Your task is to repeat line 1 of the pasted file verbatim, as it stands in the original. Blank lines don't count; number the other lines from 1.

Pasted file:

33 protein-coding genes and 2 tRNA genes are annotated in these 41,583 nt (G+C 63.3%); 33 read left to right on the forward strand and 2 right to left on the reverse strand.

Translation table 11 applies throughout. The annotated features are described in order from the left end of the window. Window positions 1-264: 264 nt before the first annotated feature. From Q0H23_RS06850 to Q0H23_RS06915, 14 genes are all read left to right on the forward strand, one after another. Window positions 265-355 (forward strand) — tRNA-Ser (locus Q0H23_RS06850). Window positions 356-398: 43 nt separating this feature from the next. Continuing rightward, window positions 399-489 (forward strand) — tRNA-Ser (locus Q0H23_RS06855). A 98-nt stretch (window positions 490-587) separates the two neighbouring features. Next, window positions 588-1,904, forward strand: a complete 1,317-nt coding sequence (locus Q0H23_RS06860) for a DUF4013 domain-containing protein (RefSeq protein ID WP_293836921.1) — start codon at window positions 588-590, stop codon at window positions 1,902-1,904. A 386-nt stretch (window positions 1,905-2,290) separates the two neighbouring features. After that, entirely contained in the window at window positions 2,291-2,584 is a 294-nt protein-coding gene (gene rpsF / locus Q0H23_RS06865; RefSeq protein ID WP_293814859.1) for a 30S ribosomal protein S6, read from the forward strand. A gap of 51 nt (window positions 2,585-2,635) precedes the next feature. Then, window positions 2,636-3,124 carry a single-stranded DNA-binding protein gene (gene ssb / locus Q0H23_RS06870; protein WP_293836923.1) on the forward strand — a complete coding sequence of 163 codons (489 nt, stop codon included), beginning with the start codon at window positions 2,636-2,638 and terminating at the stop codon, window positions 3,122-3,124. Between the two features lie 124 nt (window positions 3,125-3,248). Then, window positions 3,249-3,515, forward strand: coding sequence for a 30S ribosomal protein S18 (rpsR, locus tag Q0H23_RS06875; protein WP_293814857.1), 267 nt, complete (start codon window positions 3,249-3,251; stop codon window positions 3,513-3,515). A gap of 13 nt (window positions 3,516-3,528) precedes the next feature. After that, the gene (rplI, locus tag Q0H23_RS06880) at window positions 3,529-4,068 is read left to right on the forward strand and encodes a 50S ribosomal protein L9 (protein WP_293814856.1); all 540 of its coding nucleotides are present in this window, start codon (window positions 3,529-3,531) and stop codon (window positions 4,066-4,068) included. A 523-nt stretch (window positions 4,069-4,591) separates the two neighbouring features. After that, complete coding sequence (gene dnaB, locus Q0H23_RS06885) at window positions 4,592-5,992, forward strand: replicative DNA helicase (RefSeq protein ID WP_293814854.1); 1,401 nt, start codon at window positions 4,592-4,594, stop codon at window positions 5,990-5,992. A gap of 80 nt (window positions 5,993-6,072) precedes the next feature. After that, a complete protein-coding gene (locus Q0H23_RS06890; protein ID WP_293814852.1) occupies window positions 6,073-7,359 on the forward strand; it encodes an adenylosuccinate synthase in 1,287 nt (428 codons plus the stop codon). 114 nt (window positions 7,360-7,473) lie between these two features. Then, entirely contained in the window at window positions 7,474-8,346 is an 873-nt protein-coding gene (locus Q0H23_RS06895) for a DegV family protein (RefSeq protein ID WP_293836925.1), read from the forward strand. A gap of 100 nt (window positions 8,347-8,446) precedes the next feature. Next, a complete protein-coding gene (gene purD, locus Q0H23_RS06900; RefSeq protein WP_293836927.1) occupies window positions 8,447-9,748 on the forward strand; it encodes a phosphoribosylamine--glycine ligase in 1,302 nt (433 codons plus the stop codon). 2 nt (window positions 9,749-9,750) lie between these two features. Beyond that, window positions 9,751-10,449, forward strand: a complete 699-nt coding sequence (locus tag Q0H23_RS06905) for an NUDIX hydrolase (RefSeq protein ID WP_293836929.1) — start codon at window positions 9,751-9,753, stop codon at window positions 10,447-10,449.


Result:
33 protein-coding genes and 2 tRNA genes are annotated in these 41,583 nt (G+C 63.3%); 33 read left to right on the forward strand and 2 right to left on the reverse strand.